# Second order non-linear difference equation solver.

Is there an algorithm which I can use to find an approximate solution of the following second-order difference equation in order to run simulations of the solution :

$$\nu(1 - \beta) f(u_{n+1})-g(u_{n+1}-u_{n}) + \beta g (u_{n+2} - u_{n+1}) = 0$$

with $$\nu > 0$$ and $$0 < \beta < 1$$ and $$u_0 = 0$$ and $$u_N = C > 0$$ and $$N \in \mathbb{N}^{*}$$ and $$f$$ and $$g$$ two real, positive and increasing functions.

Thank you.

## 1 Answer

Rewrite as $$u_n = u_{n+1} - g^{-1}\bigl[(1-\beta)\nu f(u_{n+1})+\beta g(u_{n+2}-u_{n+1})\bigr].$$

If you fix $$u_N=C$$ (as given in the problem) and also $$u_{N-1}$$, then you can use the previous recurrence formula to solve backward for $$x_{N-2},x_{N-3},\dots,x_1,x_0$$. Then the problem becomes to find an appropriate value for $$x_{N-1}$$ so that you end up with $$x_0=0$$.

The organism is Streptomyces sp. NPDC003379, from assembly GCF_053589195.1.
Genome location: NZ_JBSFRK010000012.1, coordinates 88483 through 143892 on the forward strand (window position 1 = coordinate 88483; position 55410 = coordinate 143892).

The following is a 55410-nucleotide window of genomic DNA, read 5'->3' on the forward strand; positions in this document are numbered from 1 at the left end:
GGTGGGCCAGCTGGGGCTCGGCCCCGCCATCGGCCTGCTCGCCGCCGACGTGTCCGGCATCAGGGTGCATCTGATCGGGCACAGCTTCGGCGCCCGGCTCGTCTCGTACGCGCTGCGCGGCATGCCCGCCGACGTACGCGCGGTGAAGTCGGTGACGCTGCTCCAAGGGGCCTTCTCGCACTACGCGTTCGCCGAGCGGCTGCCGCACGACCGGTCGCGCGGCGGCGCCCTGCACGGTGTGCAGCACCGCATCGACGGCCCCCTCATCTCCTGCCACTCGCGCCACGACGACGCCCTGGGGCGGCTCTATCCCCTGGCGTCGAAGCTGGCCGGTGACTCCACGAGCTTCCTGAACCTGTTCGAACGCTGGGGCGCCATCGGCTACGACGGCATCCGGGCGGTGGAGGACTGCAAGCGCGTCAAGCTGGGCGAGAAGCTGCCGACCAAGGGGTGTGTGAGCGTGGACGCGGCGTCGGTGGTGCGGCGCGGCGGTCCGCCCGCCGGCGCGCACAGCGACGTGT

This is what is called shooting method for the boundary value problem $$x_0=0$$, $$x_N=C$$.

In precise terms, through the above backward solution, you get a map $$\phi:\mathbb R\to\mathbb R$$ which gives you $$x_0=\phi(x_{N-1})$$. Your goal is now to solve $$\phi(x)=0$$. This can be done in several ways, noting in particular that if $$f,g,g^{-1}$$ are differentiable, then $$\phi$$ is also differentiable, so you may be able to use Newton's method, beside the bisection method.

• Thank you very much, seems to work perfectly. Great method. – AlexC75 Dec 13 '18 at 17:42
• @AlexC75 Of course the feasibility of this approach depends on how good the functions $f$ and $g$ are. I'm glad it works fine for you. – Federico Dec 13 '18 at 17:48